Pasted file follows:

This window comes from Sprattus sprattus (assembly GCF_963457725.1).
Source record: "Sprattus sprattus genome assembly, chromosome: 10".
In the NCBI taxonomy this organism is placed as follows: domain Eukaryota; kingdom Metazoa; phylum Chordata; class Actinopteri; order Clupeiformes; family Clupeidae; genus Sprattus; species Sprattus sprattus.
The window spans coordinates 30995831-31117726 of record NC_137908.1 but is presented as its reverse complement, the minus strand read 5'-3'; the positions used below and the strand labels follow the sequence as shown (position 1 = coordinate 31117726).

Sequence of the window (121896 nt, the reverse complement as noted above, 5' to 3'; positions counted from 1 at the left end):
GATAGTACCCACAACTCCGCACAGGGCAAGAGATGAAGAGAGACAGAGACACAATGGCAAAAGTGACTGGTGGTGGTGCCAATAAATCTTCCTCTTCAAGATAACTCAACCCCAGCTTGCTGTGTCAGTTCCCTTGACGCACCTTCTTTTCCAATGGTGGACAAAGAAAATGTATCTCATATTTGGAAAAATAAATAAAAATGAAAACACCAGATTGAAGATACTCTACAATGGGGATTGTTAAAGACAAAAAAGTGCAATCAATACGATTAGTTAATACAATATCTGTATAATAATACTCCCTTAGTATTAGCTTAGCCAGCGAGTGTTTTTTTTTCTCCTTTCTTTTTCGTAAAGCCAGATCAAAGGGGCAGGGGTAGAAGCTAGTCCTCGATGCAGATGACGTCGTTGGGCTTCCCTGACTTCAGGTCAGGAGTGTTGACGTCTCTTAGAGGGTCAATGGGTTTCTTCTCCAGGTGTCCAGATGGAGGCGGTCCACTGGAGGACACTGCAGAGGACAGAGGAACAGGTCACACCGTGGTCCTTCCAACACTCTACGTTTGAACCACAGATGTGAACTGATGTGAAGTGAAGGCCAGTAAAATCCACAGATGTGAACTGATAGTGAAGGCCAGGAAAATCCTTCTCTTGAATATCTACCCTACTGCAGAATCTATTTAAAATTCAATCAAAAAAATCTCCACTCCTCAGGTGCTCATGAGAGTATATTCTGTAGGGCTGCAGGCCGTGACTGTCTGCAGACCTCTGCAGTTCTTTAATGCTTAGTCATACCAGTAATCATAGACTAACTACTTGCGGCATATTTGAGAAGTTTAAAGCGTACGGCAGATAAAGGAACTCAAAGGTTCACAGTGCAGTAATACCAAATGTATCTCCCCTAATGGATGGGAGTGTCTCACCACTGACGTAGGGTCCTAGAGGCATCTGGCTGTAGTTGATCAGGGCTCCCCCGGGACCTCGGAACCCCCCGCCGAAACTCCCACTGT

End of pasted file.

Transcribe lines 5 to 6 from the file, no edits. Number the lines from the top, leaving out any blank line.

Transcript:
Sequence of the window (121896 nt, the reverse complement as noted above, 5' to 3'; positions counted from 1 at the left end):
GATAGTACCCACAACTCCGCACAGGGCAAGAGATGAAGAGAGACAGAGACACAATGGCAAAAGTGACTGGTGGTGGTGCCAATAAATCTTCCTCTTCAAGATAACTCAACCCCAGCTTGCTGTGTCAGTTCCCTTGACGCACCTTCTTTTCCAATGGTGGACAAAGAAAATGTATCTCATATTTGGAAAAATAAATAAAAATGAAAACACCAGATTGAAGATACTCTACAATGGGGATTGTTAAAGACAAAAAAGTGCAATCAATACGATTAGTTAATACAATATCTGTATAATAATACTCCCTTAGTATTAGCTTAGCCAGCGAGTGTTTTTTTTTCTCCTTTCTTTTTCGTAAAGCCAGATCAAAGGGGCAGGGGTAGAAGCTAGTCCTCGATGCAGATGACGTCGTTGGGCTTCCCTGACTTCAGGTCAGGAGTGTTGACGTCTCTTAGAGGGTCAATGGGTTTCTTCTCCAGGTGTCCAGATGGAGGCGGTCCACTGGAGGACACTGCAGAGGACAGAGGAACAGGTCACACCGTGGTCCTTCCAACACTCTACGTTTGAACCACAGATGTGAACTGATGTGAAGTGAAGGCCAGTAAAATCCACAGATGTGAACTGATAGTGAAGGCCAGGAAAATCCTTCTCTTGAATATCTACCCTACTGCAGAATCTATTTAAAATTCAATCAAAAAAATCTCCACTCCTCAGGTGCTCATGAGAGTATATTCTGTAGGGCTGCAGGCCGTGACTGTCTGCAGACCTCTGCAGTTCTTTAATGCTTAGTCATACCAGTAATCATAGACTAACTACTTGCGGCATATTTGAGAAGTTTAAAGCGTACGGCAGATAAAGGAACTCAAAGGTTCACAGTGCAGTAATACCAAATGTATCTCCCCTAATGGATGGGAGTGTCTCACCACTGACGTAGGGTCCTAGAGGCATCTGGCTGTAGTTGATCAGGGCTCCCCCGGGACCTCGGAACCCCCCGCCGAAACTCCCACTGT